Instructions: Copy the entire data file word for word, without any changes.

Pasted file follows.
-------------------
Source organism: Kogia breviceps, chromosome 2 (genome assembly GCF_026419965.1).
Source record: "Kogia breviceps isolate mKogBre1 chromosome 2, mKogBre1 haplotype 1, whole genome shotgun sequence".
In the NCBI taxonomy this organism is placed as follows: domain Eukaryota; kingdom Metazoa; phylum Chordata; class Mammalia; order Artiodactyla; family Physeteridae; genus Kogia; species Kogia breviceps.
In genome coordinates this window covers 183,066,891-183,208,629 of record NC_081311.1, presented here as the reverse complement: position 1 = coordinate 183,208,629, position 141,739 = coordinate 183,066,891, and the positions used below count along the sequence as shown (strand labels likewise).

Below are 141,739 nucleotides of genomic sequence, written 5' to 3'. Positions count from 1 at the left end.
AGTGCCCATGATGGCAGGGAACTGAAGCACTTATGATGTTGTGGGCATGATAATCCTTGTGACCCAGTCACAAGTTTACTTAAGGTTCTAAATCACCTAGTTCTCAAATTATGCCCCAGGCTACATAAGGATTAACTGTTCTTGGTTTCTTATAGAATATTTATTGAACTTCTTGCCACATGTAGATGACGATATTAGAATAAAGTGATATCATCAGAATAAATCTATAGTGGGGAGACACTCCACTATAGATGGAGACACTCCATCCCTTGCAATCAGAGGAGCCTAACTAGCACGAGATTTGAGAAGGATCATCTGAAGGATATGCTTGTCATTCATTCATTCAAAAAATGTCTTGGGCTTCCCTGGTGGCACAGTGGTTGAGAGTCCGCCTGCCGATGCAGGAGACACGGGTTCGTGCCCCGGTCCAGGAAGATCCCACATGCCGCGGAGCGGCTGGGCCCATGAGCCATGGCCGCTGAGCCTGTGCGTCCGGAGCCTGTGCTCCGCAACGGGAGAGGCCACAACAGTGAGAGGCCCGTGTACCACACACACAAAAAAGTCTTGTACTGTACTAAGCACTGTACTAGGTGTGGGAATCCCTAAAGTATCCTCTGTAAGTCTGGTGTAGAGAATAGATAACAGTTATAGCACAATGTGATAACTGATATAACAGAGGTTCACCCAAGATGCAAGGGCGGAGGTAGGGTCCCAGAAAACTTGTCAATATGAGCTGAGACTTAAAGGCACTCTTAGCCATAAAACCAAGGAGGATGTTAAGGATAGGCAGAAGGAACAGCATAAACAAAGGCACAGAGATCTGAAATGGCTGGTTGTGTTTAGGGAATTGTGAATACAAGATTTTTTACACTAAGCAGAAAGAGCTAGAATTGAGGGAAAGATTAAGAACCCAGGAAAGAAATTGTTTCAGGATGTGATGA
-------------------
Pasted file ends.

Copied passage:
Source organism: Kogia breviceps, chromosome 2 (genome assembly GCF_026419965.1).
Source record: "Kogia breviceps isolate mKogBre1 chromosome 2, mKogBre1 haplotype 1, whole genome shotgun sequence".
In the NCBI taxonomy this organism is placed as follows: domain Eukaryota; kingdom Metazoa; phylum Chordata; class Mammalia; order Artiodactyla; family Physeteridae; genus Kogia; species Kogia breviceps.
In genome coordinates this window covers 183,066,891-183,208,629 of record NC_081311.1, presented here as the reverse complement: position 1 = coordinate 183,208,629, position 141,739 = coordinate 183,066,891, and the positions used below count along the sequence as shown (strand labels likewise).

Below are 141,739 nucleotides of genomic sequence, written 5' to 3'. Positions count from 1 at the left end.
AGTGCCCATGATGGCAGGGAACTGAAGCACTTATGATGTTGTGGGCATGATAATCCTTGTGACCCAGTCACAAGTTTACTTAAGGTTCTAAATCACCTAGTTCTCAAATTATGCCCCAGGCTACATAAGGATTAACTGTTCTTGGTTTCTTATAGAATATTTATTGAACTTCTTGCCACATGTAGATGACGATATTAGAATAAAGTGATATCATCAGAATAAATCTATAGTGGGGAGACACTCCACTATAGATGGAGACACTCCATCCCTTGCAATCAGAGGAGCCTAACTAGCACGAGATTTGAGAAGGATCATCTGAAGGATATGCTTGTCATTCATTCATTCAAAAAATGTCTTGGGCTTCCCTGGTGGCACAGTGGTTGAGAGTCCGCCTGCCGATGCAGGAGACACGGGTTCGTGCCCCGGTCCAGGAAGATCCCACATGCCGCGGAGCGGCTGGGCCCATGAGCCATGGCCGCTGAGCCTGTGCGTCCGGAGCCTGTGCTCCGCAACGGGAGAGGCCACAACAGTGAGAGGCCCGTGTACCACACACACAAAAAAGTCTTGTACTGTACTAAGCACTGTACTAGGTGTGGGAATCCCTAAAGTATCCTCTGTAAGTCTGGTGTAGAGAATAGATAACAGTTATAGCACAATGTGATAACTGATATAACAGAGGTTCACCCAAGATGCAAGGGCGGAGGTAGGGTCCCAGAAAACTTGTCAATATGAGCTGAGACTTAAAGGCACTCTTAGCCATAAAACCAAGGAGGATGTTAAGGATAGGCAGAAGGAACAGCATAAACAAAGGCACAGAGATCTGAAATGGCTGGTTGTGTTTAGGGAATTGTGAATACAAGATTTTTTACACTAAGCAGAAAGAGCTAGAATTGAGGGAAAGATTAAGAACCCAGGAAAGAAATTGTTTCAGGATGTGATGA